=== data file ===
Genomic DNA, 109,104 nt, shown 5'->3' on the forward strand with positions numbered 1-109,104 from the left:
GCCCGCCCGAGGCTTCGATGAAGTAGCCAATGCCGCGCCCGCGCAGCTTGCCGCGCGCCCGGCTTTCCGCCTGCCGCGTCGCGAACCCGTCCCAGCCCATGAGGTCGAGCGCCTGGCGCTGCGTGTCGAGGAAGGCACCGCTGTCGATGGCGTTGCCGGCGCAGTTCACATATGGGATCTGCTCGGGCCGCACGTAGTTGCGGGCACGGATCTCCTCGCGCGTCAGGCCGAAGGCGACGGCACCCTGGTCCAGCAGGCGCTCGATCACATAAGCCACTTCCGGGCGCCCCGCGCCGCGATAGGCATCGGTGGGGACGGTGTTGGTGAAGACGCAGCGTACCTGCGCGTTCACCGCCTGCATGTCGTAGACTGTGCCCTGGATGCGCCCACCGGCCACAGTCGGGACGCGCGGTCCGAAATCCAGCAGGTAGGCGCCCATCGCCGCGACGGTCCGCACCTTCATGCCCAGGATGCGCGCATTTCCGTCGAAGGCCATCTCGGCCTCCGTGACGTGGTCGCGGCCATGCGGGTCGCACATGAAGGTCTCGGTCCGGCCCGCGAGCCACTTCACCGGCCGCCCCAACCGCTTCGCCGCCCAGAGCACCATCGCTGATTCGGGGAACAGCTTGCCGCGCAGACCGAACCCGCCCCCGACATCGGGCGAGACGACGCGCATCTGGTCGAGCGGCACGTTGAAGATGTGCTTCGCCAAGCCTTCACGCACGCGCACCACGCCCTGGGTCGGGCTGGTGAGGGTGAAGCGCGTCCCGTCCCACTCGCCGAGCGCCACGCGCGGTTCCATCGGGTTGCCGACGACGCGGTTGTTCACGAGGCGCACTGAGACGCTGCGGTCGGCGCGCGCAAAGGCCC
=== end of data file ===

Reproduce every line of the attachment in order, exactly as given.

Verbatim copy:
Genomic DNA, 109,104 nt, shown 5'->3' on the forward strand with positions numbered 1-109,104 from the left:
GCCCGCCCGAGGCTTCGATGAAGTAGCCAATGCCGCGCCCGCGCAGCTTGCCGCGCGCCCGGCTTTCCGCCTGCCGCGTCGCGAACCCGTCCCAGCCCATGAGGTCGAGCGCCTGGCGCTGCGTGTCGAGGAAGGCACCGCTGTCGATGGCGTTGCCGGCGCAGTTCACATATGGGATCTGCTCGGGCCGCACGTAGTTGCGGGCACGGATCTCCTCGCGCGTCAGGCCGAAGGCGACGGCACCCTGGTCCAGCAGGCGCTCGATCACATAAGCCACTTCCGGGCGCCCCGCGCCGCGATAGGCATCGGTGGGGACGGTGTTGGTGAAGACGCAGCGTACCTGCGCGTTCACCGCCTGCATGTCGTAGACTGTGCCCTGGATGCGCCCACCGGCCACAGTCGGGACGCGCGGTCCGAAATCCAGCAGGTAGGCGCCCATCGCCGCGACGGTCCGCACCTTCATGCCCAGGATGCGCGCATTTCCGTCGAAGGCCATCTCGGCCTCCGTGACGTGGTCGCGGCCATGCGGGTCGCACATGAAGGTCTCGGTCCGGCCCGCGAGCCACTTCACCGGCCGCCCCAACCGCTTCGCCGCCCAGAGCACCATCGCTGATTCGGGGAACAGCTTGCCGCGCAGACCGAACCCGCCCCCGACATCGGGCGAGACGACGCGCATCTGGTCGAGCGGCACGTTGAAGATGTGCTTCGCCAAGCCTTCACGCACGCGCACCACGCCCTGGGTCGGGCTGGTGAGGGTGAAGCGCGTCCCGTCCCACTCGCCGAGCGCCACGCGCGGTTCCATCGGGTTGCCGACGACGCGGTTGTTCACGAGGCGCACTGAGACGCTGCGGTCGGCGCGCGCAAAGGCCC